The Government have made clear that the UK abatement remains fully justified because of expenditure distortions in the EU budget and they will oppose any move further to reduce the abatement beyond what was given away by the previous Government in 2005.

FIFA World Cup 2018

Question

Asked by Lord Kennedy of Southwark

Baroness Garden of Frognal: The Government have made no representations to FIFA about the reports of corruption.

Finance: Borrowing

Questions

Asked by Lord Foulkes of Cumnock

The Commercial Secretary to the Treasury (Lord Sassoon): The table below shows the latest available data for holdings of gilts by sector.

Gilt holdings as at end June 2010
£ billion%

Overseas

274.5

29.93

Insurance companies and pension funds

266.1

29.01

Bank of England*

200.4

21.85

Other financial institutions

86.8

9.46

Banks

65.0

7.09

Households

9.6

1.05

Other†

14.8

1.61

Asked by Lord Foulkes of Cumnock



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Lord Sassoon: Office for National Statistics (ONS) data for end-June 2010 gives overseas holdings of gilts as £274.5 billion. The ONS do not publish a breakdown between holders. Details of the gilt register of holdings are confidential.

Finance: Interest Rates

Questions

Asked by Lord Desai

The Commercial Secretary to the Treasury (Lord Sassoon): The table below shows the cash weighted average real interest rates at which index-linked gilts have been issued for each of the past five financial years.

2005-062006-072007-082008-092009-102010-11 (to date)

Index-linked %

1.3

1.3

1.3

1.1

0.8

0.8

The Government do not calculate real yields on conventional (or nominal) gilts because nominal interest rates determine government debt interest payments.

Asked by Lord Myners

Lord Sassoon: Since the June Budget on 22 June 2010, long-term interest rates have fallen. Fiscal credibility will help keep interest rates lower for longer and this will support investment and growth.

Flooding

Question

Asked by Lord Hunt of Chesterton

Baroness Verma: The UK is the fourth largest contributor to the World Meteorological Organisation (WMO), giving £40 million per annum. In addition, the Met Office gives funds to the WMO Voluntary Co-operation Programme which supports developing country national met services. The UK Met Office provides weather forecasts direct to the Pakistan met department to support its forecasts during the floods.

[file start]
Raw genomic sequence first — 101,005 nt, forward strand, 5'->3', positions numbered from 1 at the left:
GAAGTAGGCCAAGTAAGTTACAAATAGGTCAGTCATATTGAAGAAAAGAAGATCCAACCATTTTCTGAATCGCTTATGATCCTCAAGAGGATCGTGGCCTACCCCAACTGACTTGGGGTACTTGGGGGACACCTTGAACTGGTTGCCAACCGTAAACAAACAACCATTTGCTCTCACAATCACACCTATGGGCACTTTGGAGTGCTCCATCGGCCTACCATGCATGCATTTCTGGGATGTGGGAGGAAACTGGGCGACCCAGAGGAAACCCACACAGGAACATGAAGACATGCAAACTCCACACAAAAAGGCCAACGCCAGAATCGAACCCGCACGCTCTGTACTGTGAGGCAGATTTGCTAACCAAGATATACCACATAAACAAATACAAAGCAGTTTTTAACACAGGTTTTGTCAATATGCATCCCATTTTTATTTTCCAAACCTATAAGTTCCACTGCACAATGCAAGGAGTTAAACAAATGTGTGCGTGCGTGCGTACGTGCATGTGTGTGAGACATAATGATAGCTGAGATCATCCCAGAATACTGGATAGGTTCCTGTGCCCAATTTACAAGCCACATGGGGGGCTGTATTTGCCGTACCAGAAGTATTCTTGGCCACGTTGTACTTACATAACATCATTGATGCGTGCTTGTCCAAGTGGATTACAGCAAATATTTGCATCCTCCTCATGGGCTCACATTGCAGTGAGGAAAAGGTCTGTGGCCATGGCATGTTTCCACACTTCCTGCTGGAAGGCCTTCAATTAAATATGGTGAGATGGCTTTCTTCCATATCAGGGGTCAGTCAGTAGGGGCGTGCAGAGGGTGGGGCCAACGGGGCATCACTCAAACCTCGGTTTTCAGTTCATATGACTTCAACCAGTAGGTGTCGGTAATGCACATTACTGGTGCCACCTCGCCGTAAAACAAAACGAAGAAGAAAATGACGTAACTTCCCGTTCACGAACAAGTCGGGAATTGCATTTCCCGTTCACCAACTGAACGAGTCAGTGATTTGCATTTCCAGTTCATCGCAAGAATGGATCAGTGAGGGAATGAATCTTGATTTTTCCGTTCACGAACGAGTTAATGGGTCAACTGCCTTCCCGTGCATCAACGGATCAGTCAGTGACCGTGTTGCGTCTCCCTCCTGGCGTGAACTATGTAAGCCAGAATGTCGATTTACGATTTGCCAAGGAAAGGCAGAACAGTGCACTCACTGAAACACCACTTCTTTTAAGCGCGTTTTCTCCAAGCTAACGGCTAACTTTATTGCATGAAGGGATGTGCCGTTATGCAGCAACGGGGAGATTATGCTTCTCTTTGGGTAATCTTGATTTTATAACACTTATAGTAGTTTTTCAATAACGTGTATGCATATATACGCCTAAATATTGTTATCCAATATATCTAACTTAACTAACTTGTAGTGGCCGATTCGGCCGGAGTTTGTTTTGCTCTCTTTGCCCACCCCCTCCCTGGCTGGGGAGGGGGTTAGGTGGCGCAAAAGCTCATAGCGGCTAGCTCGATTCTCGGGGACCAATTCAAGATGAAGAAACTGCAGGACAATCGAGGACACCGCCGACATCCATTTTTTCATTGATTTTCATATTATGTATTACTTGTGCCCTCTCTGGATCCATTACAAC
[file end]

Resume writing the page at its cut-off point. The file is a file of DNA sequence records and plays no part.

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In Pakistan, as well as supporting humanitarian needs, we will ensure that poor peoples' livelihoods are rebuilt to withstand future disasters, including floods. We have also funded similar work in other disaster-prone countries such as Haiti and Burma. The Department for International Development (DfID) gives £1 million per annum to the United Nations International Strategy for Disaster Reduction and £1.7 million per annum to the Global Facility for Disaster Reduction and Recovery to build resilience to disasters.

Future funding provided by DfID will be based on the findings of the ongoing multilateral aid review and outcome of the comprehensive spending review.

Gaza

Questions

Asked by Lord Hylton

Baroness Verma: We have recently received information from the World Health Organisation (WHO) that although the Palestinian Ministry of Health (MoH) in the West Bank sends deliveries of drugs to the central drug store in Gaza at irregular intervals, there is an average of 80 to 100 items out of stock of 480 essential drugs at any one time. WHO is in the process of procuring out-of-stock items with funding from the Islamic Development Bank, and reports that the next consignment of 17 truckloads of drugs and consumables from the MoH is awaiting clearance from Israel.

Many donors and international non-governmental organisations also provide drugs to the Ministry of Health in Gaza, although the ministry reports that approximately 20 per cent of these drugs cannot be used for a variety of reasons-for example, because their expiry dates have passed. The UK Government do not provide drugs to the Ministry of Health in Gaza.

Asked by Lord Warner

Baroness Verma: The UK is funding the UN Access Co-ordination Unit (ACU) which works with the Government of Israel, the Palestinian Authority and aid agencies to facilitate the transfer of goods including medical equipment and supplies. The ACU works closely with the World Health Organisation which monitors the levels of drugs, disposable items and medical equipment in Gaza, and co-ordinates the delivery of donations to try to ensure sufficient levels

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of essential drugs are maintained. According to WHO, relaxation of restrictions by Israel has reduced the need for time-intensive negotiations over the import of basic medical items and WHO intervention is now only needed for specific items which have been classified dual-use.